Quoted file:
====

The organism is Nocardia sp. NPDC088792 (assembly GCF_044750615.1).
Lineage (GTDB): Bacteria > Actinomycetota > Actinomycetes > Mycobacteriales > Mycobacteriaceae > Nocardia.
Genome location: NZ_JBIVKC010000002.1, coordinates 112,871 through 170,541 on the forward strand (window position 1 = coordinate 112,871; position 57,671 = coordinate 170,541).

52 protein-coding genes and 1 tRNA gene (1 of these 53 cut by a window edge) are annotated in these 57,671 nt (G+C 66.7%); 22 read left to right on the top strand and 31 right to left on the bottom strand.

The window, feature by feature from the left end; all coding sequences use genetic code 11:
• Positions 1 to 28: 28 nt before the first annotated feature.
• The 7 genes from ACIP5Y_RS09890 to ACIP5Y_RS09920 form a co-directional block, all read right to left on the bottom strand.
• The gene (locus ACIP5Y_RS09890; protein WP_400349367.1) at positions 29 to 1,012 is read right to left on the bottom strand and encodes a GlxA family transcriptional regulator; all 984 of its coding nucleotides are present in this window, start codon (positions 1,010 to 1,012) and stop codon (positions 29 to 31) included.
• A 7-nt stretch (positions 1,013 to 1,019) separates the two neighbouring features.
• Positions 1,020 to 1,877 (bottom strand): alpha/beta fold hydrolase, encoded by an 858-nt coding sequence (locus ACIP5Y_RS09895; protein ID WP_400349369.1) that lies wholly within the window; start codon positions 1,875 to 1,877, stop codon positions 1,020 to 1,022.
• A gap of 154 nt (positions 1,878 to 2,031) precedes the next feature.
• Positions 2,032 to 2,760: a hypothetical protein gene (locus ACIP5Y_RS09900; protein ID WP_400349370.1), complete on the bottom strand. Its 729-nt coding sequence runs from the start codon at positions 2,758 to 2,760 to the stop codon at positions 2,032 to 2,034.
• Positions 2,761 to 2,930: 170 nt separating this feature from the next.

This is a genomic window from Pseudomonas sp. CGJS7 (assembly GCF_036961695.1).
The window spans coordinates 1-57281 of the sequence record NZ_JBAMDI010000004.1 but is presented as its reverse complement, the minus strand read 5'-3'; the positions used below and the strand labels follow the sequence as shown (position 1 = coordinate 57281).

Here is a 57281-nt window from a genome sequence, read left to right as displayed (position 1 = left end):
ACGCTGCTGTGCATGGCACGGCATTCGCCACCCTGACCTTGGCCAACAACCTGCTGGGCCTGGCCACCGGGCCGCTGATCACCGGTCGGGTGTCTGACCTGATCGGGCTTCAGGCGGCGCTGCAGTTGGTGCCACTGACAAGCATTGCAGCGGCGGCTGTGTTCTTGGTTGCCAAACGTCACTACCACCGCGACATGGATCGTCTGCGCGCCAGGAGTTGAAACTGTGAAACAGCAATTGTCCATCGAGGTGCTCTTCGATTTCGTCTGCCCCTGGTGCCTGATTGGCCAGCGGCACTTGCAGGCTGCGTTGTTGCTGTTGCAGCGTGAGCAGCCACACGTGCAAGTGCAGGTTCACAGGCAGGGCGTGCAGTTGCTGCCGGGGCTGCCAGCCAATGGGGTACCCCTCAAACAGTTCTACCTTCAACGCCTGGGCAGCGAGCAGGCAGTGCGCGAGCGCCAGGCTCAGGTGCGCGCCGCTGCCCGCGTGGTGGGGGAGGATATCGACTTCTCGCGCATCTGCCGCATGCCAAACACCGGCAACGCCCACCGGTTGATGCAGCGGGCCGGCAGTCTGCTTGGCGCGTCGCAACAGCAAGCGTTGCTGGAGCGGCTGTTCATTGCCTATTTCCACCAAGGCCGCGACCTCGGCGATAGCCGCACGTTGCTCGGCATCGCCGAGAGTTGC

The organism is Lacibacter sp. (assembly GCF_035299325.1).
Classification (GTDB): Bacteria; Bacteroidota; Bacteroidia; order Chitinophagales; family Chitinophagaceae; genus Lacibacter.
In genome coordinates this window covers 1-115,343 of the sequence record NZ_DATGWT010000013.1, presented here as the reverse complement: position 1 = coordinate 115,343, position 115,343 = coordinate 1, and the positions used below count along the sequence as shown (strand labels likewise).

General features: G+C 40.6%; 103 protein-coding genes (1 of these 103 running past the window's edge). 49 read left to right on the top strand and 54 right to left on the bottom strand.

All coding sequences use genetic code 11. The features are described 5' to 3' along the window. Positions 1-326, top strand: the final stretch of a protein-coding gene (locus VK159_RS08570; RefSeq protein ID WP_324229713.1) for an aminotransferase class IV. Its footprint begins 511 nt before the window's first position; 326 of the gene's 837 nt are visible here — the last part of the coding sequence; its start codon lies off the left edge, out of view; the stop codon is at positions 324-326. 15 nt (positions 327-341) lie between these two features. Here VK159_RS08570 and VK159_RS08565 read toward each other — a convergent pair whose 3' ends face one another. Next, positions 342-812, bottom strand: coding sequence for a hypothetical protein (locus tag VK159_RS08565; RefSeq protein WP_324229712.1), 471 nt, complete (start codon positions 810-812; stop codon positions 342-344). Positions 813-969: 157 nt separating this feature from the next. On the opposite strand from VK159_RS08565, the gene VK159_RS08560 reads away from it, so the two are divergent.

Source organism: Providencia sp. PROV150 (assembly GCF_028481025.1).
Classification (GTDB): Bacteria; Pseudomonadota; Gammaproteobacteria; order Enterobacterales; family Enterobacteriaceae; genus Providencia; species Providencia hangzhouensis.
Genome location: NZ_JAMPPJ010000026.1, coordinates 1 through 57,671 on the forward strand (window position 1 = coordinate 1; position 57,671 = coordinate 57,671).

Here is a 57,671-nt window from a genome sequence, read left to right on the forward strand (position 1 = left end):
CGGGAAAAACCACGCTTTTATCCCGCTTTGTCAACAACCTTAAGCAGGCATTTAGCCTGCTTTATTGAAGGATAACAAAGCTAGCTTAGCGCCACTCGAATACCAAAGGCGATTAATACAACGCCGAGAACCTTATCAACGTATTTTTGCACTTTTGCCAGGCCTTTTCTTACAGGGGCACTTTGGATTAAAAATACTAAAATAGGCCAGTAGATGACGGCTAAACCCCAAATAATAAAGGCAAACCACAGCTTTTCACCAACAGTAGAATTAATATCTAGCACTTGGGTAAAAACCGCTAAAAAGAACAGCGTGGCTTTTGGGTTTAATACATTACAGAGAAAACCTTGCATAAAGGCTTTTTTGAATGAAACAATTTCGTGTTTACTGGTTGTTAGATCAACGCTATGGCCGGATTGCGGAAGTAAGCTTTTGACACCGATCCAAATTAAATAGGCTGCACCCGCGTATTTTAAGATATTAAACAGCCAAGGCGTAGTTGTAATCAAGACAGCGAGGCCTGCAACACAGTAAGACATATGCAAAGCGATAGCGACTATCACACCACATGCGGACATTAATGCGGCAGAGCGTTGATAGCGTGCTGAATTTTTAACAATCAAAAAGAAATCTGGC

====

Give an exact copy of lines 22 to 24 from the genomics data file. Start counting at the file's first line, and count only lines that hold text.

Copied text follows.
All coding sequences use genetic code 11. The features are described 5' to 3' along the window. Positions 1-326, top strand: the final stretch of a protein-coding gene (locus VK159_RS08570; RefSeq protein ID WP_324229713.1) for an aminotransferase class IV. Its footprint begins 511 nt before the window's first position; 326 of the gene's 837 nt are visible here — the last part of the coding sequence; its start codon lies off the left edge, out of view; the stop codon is at positions 324-326. 15 nt (positions 327-341) lie between these two features. Here VK159_RS08570 and VK159_RS08565 read toward each other — a convergent pair whose 3' ends face one another. Next, positions 342-812, bottom strand: coding sequence for a hypothetical protein (locus tag VK159_RS08565; RefSeq protein WP_324229712.1), 471 nt, complete (start codon positions 810-812; stop codon positions 342-344). Positions 813-969: 157 nt separating this feature from the next. On the opposite strand from VK159_RS08565, the gene VK159_RS08560 reads away from it, so the two are divergent.

Source organism: Providencia sp. PROV150 (assembly GCF_028481025.1).
Classification (GTDB): Bacteria; Pseudomonadota; Gammaproteobacteria; order Enterobacterales; family Enterobacteriaceae; genus Providencia; species Providencia hangzhouensis.